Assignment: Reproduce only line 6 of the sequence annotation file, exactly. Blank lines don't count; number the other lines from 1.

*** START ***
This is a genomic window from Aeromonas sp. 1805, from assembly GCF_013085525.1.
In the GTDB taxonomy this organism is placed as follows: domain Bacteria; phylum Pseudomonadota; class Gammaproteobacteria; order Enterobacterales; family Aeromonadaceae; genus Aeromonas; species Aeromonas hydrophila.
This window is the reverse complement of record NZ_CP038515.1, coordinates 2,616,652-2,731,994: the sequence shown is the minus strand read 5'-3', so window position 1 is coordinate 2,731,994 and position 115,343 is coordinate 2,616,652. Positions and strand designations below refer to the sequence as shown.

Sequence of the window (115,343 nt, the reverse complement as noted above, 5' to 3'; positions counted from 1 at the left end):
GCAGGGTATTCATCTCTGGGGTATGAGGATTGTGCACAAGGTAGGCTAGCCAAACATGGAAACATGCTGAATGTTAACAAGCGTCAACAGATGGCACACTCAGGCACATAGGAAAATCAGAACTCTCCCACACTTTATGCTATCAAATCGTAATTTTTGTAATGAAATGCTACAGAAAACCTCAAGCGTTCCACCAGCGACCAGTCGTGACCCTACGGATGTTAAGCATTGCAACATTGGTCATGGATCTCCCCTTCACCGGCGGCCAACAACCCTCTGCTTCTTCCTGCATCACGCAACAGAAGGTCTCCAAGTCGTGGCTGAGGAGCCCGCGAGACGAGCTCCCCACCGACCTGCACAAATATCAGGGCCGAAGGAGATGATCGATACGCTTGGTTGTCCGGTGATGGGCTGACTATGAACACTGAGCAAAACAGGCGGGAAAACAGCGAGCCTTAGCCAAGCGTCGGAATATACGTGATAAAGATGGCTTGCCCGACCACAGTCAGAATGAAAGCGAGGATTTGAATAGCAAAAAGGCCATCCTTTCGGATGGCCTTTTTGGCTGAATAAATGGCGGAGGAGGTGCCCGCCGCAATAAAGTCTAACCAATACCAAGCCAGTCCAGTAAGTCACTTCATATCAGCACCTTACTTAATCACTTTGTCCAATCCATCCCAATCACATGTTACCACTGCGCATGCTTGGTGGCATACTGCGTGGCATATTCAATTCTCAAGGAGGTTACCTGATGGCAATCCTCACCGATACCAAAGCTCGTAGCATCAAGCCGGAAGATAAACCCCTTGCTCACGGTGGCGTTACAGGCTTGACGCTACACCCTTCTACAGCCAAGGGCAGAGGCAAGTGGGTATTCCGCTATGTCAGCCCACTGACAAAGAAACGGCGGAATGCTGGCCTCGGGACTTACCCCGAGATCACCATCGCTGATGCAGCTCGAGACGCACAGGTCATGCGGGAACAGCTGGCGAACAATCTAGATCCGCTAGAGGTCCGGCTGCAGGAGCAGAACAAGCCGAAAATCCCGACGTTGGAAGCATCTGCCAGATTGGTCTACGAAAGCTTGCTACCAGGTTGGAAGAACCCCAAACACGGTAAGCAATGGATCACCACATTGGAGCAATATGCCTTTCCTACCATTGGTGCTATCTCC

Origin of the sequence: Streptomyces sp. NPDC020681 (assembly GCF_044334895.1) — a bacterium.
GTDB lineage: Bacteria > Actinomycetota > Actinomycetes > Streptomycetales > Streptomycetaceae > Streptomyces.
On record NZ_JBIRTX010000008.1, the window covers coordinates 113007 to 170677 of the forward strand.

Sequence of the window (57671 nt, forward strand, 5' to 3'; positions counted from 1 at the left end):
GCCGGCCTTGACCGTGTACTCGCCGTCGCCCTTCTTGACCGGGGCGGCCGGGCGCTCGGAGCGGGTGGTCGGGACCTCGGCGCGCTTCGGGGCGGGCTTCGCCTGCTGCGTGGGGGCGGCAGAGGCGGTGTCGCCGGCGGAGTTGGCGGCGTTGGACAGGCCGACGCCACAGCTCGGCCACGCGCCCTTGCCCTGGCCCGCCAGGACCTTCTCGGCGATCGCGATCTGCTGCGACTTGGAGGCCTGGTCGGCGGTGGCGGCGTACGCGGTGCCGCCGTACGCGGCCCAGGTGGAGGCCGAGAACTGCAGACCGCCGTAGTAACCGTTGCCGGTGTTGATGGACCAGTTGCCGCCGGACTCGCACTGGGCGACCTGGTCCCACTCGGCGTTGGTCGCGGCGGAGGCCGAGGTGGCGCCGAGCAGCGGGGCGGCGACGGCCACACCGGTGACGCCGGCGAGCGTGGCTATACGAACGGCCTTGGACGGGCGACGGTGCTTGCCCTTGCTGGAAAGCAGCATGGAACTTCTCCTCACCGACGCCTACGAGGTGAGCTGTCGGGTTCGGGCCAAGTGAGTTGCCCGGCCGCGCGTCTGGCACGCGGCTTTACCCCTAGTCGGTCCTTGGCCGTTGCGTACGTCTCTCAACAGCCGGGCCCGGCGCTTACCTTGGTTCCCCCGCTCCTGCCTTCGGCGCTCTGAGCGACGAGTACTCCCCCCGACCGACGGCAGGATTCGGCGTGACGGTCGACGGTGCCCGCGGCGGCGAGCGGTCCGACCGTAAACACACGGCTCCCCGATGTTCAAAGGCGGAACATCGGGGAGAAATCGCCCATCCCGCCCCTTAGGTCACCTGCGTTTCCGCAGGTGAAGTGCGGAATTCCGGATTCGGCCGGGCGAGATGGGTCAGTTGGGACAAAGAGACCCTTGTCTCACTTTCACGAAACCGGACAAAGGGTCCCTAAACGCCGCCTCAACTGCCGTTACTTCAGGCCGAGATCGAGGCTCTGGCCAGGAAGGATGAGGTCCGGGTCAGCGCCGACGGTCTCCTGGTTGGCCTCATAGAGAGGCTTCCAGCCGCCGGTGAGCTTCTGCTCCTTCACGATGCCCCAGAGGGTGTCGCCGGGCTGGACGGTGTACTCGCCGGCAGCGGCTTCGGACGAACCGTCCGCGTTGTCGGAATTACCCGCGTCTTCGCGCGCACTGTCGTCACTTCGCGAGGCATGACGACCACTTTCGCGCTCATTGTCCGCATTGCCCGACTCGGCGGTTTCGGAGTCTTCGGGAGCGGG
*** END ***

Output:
Origin of the sequence: Streptomyces sp. NPDC020681 (assembly GCF_044334895.1) — a bacterium.